Yeah, I mean I've been impressed with our draw in terms of the 3 fans that are showing up at all of these shows. When we're playing a city we've never been to before and there are fans showing up it's always a great time. But just you know, to be back on tour with those guys and in front of big crowds every night is a lot of fun. I love that feeling of people looking at you kind of skeptical. I love that, I thrive on that. Any tour when you're the opening band everyone automatically expects you to suck and I love to just flip that on its head and by the end of our set we win the crowd over. And then we hear night after night, the same thing, "You guys are the greatest opening band I've ever seen!" That's like our ultimate fear, really, is that's what's going to be on our tombstone. 'Best opening band ever.' No. But hey, it's a great compliment. But obviously the goal is to build our own following to the point of where we can play some pretty big shows and I can't wait to dig into that situation creatively cuz there's a lot of cool things we can do and hopefully we'll get the opportunity.
That actually leads into my next question: What are some things that 3 would like to accomplish that the band hasn't yet?
We'll see how tonight goes. This show tonight is something, we'd like to headline in NY and have a successful show and it's something we haven't done up to this point. We headline upstate and do great but down here has been a tough nut to crack for us, sometimes you get on these shows and it's like 20 bands over the course of the night getting a half an hour and to have an actual headlining show where we're returning, you know we were here last month opening for Coheed and this'll be a nice little test to see if we have a decent crowd here tonight and to see if we can come do it again. So there's one small step. We think we deserve to have a big following and we'd like to see that happen, that's the goal.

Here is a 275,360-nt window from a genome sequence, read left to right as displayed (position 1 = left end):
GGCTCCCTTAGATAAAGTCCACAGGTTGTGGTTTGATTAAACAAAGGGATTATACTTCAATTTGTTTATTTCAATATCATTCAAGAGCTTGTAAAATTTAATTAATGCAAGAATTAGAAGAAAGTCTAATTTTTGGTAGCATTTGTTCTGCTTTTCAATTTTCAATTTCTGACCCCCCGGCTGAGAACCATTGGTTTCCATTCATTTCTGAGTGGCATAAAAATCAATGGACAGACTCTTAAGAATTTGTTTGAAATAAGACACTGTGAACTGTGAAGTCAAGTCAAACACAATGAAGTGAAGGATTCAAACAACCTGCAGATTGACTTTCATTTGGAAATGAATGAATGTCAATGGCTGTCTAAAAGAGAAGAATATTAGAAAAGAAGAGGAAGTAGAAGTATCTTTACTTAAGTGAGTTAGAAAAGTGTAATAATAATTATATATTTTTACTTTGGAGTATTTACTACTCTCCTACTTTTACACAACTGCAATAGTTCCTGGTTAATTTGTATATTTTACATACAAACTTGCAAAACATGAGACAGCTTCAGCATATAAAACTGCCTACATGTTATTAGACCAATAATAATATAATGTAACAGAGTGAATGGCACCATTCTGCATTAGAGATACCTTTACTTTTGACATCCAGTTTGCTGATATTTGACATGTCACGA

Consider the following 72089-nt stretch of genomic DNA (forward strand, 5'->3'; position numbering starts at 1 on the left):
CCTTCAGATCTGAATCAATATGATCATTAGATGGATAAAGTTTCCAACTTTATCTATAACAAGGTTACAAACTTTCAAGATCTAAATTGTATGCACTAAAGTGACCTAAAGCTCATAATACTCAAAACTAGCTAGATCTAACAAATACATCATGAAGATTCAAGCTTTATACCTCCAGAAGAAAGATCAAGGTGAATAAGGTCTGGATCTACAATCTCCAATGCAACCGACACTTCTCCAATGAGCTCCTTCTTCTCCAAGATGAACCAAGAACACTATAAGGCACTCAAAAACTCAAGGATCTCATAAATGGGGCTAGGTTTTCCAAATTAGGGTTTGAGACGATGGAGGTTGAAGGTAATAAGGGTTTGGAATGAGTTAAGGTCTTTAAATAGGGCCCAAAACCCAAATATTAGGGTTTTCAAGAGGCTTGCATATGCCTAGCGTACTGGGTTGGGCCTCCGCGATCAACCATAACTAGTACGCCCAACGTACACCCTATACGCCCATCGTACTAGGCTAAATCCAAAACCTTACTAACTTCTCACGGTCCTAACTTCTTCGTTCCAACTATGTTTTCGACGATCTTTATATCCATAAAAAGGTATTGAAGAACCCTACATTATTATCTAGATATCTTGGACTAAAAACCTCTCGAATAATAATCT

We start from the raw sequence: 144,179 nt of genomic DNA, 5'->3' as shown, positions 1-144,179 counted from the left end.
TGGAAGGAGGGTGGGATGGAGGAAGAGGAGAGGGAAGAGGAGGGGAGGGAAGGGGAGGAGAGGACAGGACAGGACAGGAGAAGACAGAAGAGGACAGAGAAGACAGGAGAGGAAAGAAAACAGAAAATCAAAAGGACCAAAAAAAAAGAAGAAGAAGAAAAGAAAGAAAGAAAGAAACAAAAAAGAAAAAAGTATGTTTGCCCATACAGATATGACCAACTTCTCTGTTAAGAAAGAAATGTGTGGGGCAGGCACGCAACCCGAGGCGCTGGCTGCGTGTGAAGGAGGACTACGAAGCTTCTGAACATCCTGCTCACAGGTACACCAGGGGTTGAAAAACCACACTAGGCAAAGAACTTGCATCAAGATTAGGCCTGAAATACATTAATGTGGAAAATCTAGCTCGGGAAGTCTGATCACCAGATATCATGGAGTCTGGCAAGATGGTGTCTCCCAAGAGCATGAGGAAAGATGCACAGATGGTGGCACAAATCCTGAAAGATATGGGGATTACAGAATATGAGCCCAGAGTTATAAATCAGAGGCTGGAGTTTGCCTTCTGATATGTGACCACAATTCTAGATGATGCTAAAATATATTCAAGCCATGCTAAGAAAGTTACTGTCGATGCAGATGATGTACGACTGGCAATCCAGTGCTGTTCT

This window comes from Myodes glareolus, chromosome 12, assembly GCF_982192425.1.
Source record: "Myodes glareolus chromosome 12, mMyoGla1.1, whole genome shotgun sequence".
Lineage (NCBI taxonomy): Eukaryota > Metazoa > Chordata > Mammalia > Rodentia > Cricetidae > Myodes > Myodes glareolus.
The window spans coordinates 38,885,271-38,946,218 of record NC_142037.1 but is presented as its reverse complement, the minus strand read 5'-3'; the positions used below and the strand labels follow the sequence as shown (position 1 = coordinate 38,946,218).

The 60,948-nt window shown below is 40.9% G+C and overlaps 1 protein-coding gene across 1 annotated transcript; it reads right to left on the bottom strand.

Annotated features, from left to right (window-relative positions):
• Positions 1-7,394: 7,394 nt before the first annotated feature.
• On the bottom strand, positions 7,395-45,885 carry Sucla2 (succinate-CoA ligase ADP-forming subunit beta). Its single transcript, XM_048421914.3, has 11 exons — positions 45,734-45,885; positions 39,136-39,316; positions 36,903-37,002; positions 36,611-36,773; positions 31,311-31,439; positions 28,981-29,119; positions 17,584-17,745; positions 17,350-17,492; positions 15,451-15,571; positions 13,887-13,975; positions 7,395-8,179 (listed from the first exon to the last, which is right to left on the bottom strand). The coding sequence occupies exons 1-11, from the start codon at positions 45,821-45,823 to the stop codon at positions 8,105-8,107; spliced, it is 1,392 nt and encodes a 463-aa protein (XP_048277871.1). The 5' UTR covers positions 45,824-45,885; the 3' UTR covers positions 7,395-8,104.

If you could play a show in the perfect setting, perfect venue, audience size, set length, etc., what would all of that be? What sounds like the perfect show to you?
I think the perfect show is something that's historic. That's gonna have to be something that's outside and you're talking like 100,000 people, something of that size.
Yeah, and you guys being from the Woodstock area of course you have those aspirations, right?
Yeah and we've come close a few times. When we were real young we played the main stage of Woodstock '94 and then recently we played in Quebec City, big festival in front of 50,000 people, so that was really cool. But yeah, to headline for that many people, for the night to be yours and to do what you want, that would be the ultimate.
So you got The Studio at Webster Hall this year and next year...Rock in Rio.
There ya go. I like the way you think.
What's an interview question you hate to answer?
I'm not a very hateful person, but give me a second here... For a long time we did always get the brother of the drummer [question]..."So, what's it like to be related to the drummer in Coheed?" and I've just heard that question so many times...I don't really hate it, in fact I embrace it. I'm proud of my brother. I think what I don't like is that I think people expect us to be competitive with each other but we're really not. In fact, it's the opposite. I would say if I was going to tell you who my biggest supporter is, it's my brother and I feel that way about him and his creative efforts. He's a hero of mine and so when people try to go there...but [honestly] nothing really phases me.